College football coach admits using Facebook, Twitter to spy on players – CNET
Technically Incorrect offers a slightly twisted take on the tech that’s taken over our lives.
College athletes live an interesting life.
They’re suddenly placed on a higher plane and asked to perform daily.
They’re fawned upon when they win and vilified when they lose.
In some cases, it’s said that colleges are so desperate to persuade these young men to join their athletic programs that schools hire attractive young women to increase the attraction of the school.
Once athletes are on the team, though, might they continue to enjoy the attention of women? On social media, for example.
Texas Tech football coach Kliff Kingsbury believes in pretending to be an attractive woman. Just to see what his players are tweeting and posting on Twitter and Facebook.
“We have fake accounts with cute girls that they add right now so we can see what’s going on, who’s tweeting what. Those are heavily monitored, for sure,” he told former Ohio State linebacker A.J. Hawk.
Fake accounts? Don’t Facebook and Twitter rather frown on that?
Kingsbury says that he believes the players know what’s going on but still accept friend requests from attractive women because “they can’t resist that.”
He also denied that these coaches posing as fake girls ask the players to send certain sorts of, you know, pictures. (The Golden State Warriors’ Draymond Green is one who was recently compromised by sending one of those pictures of privates and failing to keep it private on Snapchat.)
A few years ago, Notre Dame linebacker Manti Te’o was subjected to a so-called catfishing scheme on social media. He believed he had an online relationship with a dying women. It turned out to have been a prank.
Might this have alerted coaches to the perils of social media?
Texas Tech told me Kinsgsbury wasn’t available for comment. It’s surely, though, not the only school or NFL team that spies on its players.
Some might conclude that they’re only doing it for the players’ benefit. These are concerned coaches who just want their players to focus on their education. I’m sorry, I mean their football.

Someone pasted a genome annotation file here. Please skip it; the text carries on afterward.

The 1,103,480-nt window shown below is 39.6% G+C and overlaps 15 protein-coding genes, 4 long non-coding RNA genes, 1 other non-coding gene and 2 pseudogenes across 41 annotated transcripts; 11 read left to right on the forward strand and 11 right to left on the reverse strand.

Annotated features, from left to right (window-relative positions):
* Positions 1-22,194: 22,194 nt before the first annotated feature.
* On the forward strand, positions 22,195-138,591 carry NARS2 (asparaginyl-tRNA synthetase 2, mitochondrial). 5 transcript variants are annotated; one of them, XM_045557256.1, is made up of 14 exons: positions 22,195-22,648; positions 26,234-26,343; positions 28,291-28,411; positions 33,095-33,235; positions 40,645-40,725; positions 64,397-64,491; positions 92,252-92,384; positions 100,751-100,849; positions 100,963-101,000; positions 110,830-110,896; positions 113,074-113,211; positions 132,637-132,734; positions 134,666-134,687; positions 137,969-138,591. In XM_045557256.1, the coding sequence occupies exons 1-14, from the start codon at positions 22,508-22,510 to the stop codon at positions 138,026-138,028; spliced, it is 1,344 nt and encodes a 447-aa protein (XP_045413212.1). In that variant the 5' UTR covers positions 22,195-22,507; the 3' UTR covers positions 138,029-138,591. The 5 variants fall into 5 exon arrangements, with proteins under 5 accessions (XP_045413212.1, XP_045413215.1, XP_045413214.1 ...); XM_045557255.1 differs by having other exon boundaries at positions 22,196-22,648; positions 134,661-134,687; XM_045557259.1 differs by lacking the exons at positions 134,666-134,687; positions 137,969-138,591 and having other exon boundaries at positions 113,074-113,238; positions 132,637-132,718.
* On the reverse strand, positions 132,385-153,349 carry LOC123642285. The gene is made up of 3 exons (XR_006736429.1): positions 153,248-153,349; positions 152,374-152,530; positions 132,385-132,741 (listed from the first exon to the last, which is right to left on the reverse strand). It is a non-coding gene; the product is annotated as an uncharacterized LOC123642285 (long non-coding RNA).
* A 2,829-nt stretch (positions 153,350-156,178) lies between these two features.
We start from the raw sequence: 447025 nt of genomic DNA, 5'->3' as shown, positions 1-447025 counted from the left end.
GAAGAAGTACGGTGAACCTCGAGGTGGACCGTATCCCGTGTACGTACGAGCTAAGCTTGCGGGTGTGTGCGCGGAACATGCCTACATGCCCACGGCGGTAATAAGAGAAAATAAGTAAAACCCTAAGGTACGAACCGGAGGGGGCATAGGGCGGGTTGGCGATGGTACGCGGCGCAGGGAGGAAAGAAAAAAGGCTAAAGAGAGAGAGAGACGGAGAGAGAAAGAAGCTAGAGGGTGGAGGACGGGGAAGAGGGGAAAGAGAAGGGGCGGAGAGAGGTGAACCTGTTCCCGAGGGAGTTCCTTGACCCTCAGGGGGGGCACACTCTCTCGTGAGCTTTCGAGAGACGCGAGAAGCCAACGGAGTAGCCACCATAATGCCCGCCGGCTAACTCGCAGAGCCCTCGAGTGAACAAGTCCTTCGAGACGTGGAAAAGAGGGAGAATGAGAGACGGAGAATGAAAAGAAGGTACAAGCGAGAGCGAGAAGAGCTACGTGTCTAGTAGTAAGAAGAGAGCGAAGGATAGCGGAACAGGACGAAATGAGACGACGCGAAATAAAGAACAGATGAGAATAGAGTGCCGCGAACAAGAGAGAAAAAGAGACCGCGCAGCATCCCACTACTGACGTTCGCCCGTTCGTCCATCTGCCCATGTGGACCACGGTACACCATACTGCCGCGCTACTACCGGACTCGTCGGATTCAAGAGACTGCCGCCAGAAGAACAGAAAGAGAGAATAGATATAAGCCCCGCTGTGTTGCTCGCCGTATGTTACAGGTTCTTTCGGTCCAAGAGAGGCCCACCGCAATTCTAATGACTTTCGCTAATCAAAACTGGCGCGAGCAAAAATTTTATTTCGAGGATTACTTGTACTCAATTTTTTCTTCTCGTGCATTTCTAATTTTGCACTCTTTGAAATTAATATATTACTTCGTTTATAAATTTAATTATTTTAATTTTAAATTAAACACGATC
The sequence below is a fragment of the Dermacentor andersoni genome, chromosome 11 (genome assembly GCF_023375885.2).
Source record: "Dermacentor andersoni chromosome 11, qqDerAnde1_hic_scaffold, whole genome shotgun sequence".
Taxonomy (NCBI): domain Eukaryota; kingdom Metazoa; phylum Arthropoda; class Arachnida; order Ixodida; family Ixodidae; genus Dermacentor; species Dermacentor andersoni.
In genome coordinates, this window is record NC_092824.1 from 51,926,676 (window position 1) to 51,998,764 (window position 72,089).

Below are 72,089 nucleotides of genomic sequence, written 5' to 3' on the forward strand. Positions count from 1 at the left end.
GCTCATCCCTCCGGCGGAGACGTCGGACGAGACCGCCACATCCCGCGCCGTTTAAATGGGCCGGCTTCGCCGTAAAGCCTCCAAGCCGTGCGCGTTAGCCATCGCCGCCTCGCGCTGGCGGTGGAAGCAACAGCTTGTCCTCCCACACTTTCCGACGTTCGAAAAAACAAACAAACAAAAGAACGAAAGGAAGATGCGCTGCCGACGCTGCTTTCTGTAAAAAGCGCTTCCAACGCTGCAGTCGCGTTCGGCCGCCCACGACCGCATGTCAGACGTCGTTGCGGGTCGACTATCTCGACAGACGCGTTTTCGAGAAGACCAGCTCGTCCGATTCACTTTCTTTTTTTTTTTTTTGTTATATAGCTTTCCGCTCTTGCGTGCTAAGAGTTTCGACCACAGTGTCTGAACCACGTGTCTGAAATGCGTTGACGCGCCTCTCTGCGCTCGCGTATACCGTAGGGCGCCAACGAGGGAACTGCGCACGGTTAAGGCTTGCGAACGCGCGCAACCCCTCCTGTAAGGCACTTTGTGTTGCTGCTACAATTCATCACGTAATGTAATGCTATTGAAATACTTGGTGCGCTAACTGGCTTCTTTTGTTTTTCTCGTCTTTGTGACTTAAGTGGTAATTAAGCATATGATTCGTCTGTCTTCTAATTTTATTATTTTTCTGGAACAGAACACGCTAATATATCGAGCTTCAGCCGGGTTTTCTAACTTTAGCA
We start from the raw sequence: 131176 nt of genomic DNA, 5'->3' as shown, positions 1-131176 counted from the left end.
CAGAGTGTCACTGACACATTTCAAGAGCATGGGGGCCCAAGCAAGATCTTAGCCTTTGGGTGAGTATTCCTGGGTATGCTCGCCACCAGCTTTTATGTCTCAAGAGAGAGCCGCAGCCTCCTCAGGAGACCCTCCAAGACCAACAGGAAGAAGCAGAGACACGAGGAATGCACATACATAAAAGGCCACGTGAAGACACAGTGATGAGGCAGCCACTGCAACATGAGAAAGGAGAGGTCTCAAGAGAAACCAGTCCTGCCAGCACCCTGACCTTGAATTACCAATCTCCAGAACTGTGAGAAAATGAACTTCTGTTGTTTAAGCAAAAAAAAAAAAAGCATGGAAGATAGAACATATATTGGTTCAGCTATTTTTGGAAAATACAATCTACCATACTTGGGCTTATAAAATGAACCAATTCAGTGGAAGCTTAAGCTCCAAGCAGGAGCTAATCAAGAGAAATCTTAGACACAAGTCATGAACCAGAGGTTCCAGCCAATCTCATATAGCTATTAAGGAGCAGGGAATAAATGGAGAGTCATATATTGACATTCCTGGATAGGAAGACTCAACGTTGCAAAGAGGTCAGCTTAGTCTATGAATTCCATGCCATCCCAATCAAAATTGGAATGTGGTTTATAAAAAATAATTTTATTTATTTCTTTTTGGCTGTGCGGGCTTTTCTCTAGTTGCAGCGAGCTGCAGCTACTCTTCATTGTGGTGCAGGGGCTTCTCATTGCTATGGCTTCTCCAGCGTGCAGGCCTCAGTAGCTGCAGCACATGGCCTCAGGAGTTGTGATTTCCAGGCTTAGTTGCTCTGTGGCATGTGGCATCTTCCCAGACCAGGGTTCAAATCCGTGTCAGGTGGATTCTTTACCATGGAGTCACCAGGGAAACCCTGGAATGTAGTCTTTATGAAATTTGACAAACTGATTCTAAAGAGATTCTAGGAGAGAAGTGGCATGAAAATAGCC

They worry that the players will say something stupid publicly, which would make the college’s mission look bad and affect education. I’m sorry, I mean funding.
Some might wonder, though, what example Kingsbury is setting.
Could the players conclude that spying on social media is an excellent, modern way to keep tabs on your charges’ private lives?
What might happen if some of them go into management one day? Would they use fakery to investigate their employees on a daily basis?
The players might also wonder about coaches who are paid a fortune — while players aren’t allowed even to accept money for food — believing that fooling players that a comely girl finds them attractive is somehow noble.
Kingsbury admitted on the podcast that social media is “complete and utter madness.”
If a top recruit tweets something at him, he said, he feels enormous pressure to reply immediately or a rival will.
He also said he doesn’t think he’d have survived at all if Tinder and Twitter had been at his disposal in college. (He played for Texas Tech between 1998 and 2002.)
So all he’s really doing is playing the (social media) game?
But isn’t one of the tenets of this game that you don’t actually tell anyone you’re doing it?